if you are missing teeth because of an accident or have had them removed, fixed and removable prostheses not only have the potential to improve your appearance, but they can also improve your chewing and speech. Take a look at some of the fixed and removable prosthetic options that your dentist might recommend to you.

Dental implants

Since it is surgically implanted, a dental implant can offer an appropriate and long-term solution for the replacement of a tooth. The process of getting an implant consists of three stages that can take place over several months. Despite this long period of time, many people choose dental implants because they are the most natural teeth and can last many years or even decades.

Bridges Dental

There are several types of dental bridges, which are the devices that supply the gap where your missing tooth or teeth used to be. Unlike dental implants, which usually do not affect surrounding teeth, bridges often attach to adjacent teeth for support.

Dentures

If you have more than one missing tooth, your dental health professional can recommend dental prosthetics, which are removable appliances that consist of numerous artificial teeth. Complete dentures mimic the appearance and function of a complete set of teeth, while overlapping or partial dentures will fit over the few remaining teeth. It may take some time to get used to wearing prosthetics, but after a period of adaptation you should start to feel comfortable and natural.

Causes of the lack of a tooth

The problems related to peridodontia, gingivitis and periodontitis especially, can end with the fall of the teeth in extreme cases, since these lose fixation and grip when having the damaged gum and as a consequence they end up falling.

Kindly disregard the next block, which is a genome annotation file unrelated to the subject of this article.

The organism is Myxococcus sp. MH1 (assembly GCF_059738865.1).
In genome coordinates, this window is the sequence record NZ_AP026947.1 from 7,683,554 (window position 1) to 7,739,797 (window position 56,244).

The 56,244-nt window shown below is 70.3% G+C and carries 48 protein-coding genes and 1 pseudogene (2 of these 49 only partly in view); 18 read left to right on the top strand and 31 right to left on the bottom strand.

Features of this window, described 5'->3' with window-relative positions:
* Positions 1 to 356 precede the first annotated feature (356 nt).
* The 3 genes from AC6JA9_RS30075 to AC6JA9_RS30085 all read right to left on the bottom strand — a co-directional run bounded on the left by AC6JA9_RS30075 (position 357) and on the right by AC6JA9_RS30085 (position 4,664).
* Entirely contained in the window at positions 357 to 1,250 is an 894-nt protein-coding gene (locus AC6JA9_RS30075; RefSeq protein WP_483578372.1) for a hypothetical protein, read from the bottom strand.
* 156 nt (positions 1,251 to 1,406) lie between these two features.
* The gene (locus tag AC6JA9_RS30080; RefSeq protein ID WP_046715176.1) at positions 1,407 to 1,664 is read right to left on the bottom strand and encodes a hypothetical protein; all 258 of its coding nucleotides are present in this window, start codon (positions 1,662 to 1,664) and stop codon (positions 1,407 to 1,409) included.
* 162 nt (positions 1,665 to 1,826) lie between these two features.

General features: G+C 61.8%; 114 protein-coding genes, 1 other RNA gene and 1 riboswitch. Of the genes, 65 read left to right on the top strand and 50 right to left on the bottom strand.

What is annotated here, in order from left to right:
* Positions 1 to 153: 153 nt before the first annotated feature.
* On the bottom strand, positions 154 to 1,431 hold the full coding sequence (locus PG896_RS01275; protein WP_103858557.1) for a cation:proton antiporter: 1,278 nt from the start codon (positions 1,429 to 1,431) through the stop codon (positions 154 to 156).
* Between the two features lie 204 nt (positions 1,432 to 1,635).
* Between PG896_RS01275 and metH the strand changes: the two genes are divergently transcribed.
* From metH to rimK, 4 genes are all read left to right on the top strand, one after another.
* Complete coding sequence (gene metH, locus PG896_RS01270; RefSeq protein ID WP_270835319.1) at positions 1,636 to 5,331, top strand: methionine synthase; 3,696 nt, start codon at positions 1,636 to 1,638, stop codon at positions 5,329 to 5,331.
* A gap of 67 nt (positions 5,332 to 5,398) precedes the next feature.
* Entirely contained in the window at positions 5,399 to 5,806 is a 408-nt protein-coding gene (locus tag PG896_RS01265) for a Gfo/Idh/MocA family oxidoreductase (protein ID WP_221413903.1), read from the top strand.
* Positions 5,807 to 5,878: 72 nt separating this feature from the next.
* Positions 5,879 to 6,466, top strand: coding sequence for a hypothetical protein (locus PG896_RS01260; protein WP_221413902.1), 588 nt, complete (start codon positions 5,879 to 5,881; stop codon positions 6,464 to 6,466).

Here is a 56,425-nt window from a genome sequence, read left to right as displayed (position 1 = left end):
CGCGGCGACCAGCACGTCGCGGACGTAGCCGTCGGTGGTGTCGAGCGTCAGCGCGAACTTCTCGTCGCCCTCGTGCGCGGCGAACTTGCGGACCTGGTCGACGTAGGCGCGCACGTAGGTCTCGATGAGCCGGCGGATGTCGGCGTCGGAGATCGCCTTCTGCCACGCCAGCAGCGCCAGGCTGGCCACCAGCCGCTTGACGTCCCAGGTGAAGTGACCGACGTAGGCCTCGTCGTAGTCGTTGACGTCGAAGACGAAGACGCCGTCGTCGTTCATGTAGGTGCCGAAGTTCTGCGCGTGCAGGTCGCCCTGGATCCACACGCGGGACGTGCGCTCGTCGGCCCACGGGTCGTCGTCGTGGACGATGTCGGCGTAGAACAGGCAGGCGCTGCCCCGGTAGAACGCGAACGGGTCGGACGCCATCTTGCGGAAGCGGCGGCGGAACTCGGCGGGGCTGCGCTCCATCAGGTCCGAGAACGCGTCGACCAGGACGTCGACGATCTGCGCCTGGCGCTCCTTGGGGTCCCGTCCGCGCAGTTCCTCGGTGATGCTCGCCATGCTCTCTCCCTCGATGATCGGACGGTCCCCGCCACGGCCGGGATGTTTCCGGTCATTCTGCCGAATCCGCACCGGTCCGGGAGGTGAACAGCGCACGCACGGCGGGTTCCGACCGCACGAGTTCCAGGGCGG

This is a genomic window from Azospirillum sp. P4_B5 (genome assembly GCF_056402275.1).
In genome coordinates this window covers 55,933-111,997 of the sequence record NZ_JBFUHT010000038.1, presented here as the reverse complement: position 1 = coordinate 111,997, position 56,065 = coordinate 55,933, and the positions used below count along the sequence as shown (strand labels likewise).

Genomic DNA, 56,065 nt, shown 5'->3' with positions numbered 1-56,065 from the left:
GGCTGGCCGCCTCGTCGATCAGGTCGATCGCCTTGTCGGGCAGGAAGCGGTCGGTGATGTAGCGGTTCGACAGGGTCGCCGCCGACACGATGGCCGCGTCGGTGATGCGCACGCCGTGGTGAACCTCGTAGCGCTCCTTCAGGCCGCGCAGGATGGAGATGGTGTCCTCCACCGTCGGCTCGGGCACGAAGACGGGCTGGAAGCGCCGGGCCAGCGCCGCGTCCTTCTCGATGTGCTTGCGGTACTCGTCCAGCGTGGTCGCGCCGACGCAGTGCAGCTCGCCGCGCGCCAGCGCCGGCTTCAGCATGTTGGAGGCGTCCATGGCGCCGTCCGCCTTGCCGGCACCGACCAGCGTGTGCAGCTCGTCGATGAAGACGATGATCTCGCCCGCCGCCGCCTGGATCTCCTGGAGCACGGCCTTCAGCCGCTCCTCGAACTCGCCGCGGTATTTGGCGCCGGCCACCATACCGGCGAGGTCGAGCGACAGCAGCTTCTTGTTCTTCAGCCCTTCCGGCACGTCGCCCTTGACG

These problems are usually related to poor dental hygiene, so it is always advisable that you perform a professional dental cleaning every 8-10 months as an effective measure of prevention.

Occasionally the dentist may require the removal of a tooth due to a very advanced infection that can not be fixed with fillings and endodontics, to prevent the infection from damaging other adjacent teeth, causing the loss of one or more teeth. .

Another common cause is when you have severe crowding. Sometimes the orthodontist recommends the removal of a premolar, so that the hole left by the tooth can perfectly fit the rest of the mouth.

lost dental patient

DENTAL LOSS EFFECTS
Problems derived from the lack of dental pieces
The lack of a tooth can pose a series of problems to the patient, both functional and health as well as aesthetic and psychological. Even in the most extreme cases where the loss of the teeth is total, serious alterations occur in the oral tissues.

Functional problems

The lack of a tooth or even of the whole leads to problems of phonation, that is to say, complications when correctly pronouncing some phonemes or sounds.

Problems at the time of chewing, a denture in poor condition complicates the crushing of food, being often insufficient and forcing the stomach to do part of the work that should make our mouth.

Many times if you have a missing tooth on the side of your mouth, you have to stop chewing on that side, forcing the rest of the teeth and causing more wear in the area.

Your gums also suffer more, since the food is deposited in the hole left by the tooth and when the support is chewed and the force is completely made by the gum, with the consequent wear of it.

Another problem is the loss of bone that occurs in the maxilla when a tooth is lost and not replaced in time by a dental implant.

In addition to having an empty space the adjacent teeth tend to occupy it, moving and causing the appearance of new spaces in the teeth and increasing the risk of caries.